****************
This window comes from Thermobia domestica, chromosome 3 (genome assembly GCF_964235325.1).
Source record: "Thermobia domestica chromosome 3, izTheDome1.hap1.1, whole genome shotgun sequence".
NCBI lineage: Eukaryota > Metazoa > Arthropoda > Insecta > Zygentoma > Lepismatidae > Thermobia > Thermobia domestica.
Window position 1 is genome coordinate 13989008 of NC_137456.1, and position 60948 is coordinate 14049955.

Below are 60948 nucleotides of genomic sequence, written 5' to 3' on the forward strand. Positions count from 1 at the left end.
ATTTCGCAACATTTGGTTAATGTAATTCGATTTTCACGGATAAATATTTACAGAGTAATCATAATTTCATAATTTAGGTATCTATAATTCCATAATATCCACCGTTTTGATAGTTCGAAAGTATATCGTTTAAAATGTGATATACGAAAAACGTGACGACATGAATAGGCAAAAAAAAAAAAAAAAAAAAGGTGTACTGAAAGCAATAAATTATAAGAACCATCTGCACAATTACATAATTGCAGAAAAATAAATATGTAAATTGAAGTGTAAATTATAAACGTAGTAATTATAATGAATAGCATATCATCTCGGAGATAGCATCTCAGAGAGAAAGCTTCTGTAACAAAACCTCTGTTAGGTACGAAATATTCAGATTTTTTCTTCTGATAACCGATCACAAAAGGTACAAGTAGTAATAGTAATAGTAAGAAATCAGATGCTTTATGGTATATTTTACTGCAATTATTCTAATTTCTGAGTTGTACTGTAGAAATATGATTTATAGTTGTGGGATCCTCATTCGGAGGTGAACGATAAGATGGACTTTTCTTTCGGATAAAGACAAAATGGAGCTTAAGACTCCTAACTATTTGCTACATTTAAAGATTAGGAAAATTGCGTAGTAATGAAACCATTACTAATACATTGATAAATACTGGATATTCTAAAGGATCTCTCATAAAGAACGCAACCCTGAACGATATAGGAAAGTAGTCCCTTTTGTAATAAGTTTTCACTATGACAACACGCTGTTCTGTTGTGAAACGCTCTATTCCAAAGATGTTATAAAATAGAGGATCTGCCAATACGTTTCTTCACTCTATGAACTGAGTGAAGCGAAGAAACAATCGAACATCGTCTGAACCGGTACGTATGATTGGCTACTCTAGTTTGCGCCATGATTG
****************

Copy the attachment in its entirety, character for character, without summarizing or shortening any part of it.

This window comes from Thermobia domestica, chromosome 3 (genome assembly GCF_964235325.1).
Source record: "Thermobia domestica chromosome 3, izTheDome1.hap1.1, whole genome shotgun sequence".
NCBI lineage: Eukaryota > Metazoa > Arthropoda > Insecta > Zygentoma > Lepismatidae > Thermobia > Thermobia domestica.
Window position 1 is genome coordinate 13989008 of NC_137456.1, and position 60948 is coordinate 14049955.

Below are 60948 nucleotides of genomic sequence, written 5' to 3' on the forward strand. Positions count from 1 at the left end.
ATTTCGCAACATTTGGTTAATGTAATTCGATTTTCACGGATAAATATTTACAGAGTAATCATAATTTCATAATTTAGGTATCTATAATTCCATAATATCCACCGTTTTGATAGTTCGAAAGTATATCGTTTAAAATGTGATATACGAAAAACGTGACGACATGAATAGGCAAAAAAAAAAAAAAAAAAAAGGTGTACTGAAAGCAATAAATTATAAGAACCATCTGCACAATTACATAATTGCAGAAAAATAAATATGTAAATTGAAGTGTAAATTATAAACGTAGTAATTATAATGAATAGCATATCATCTCGGAGATAGCATCTCAGAGAGAAAGCTTCTGTAACAAAACCTCTGTTAGGTACGAAATATTCAGATTTTTTCTTCTGATAACCGATCACAAAAGGTACAAGTAGTAATAGTAATAGTAAGAAATCAGATGCTTTATGGTATATTTTACTGCAATTATTCTAATTTCTGAGTTGTACTGTAGAAATATGATTTATAGTTGTGGGATCCTCATTCGGAGGTGAACGATAAGATGGACTTTTCTTTCGGATAAAGACAAAATGGAGCTTAAGACTCCTAACTATTTGCTACATTTAAAGATTAGGAAAATTGCGTAGTAATGAAACCATTACTAATACATTGATAAATACTGGATATTCTAAAGGATCTCTCATAAAGAACGCAACCCTGAACGATATAGGAAAGTAGTCCCTTTTGTAATAAGTTTTCACTATGACAACACGCTGTTCTGTTGTGAAACGCTCTATTCCAAAGATGTTATAAAATAGAGGATCTGCCAATACGTTTCTTCACTCTATGAACTGAGTGAAGCGAAGAAACAATCGAACATCGTCTGAACCGGTACGTATGATTGGCTACTCTAGTTTGCGCCATGATTG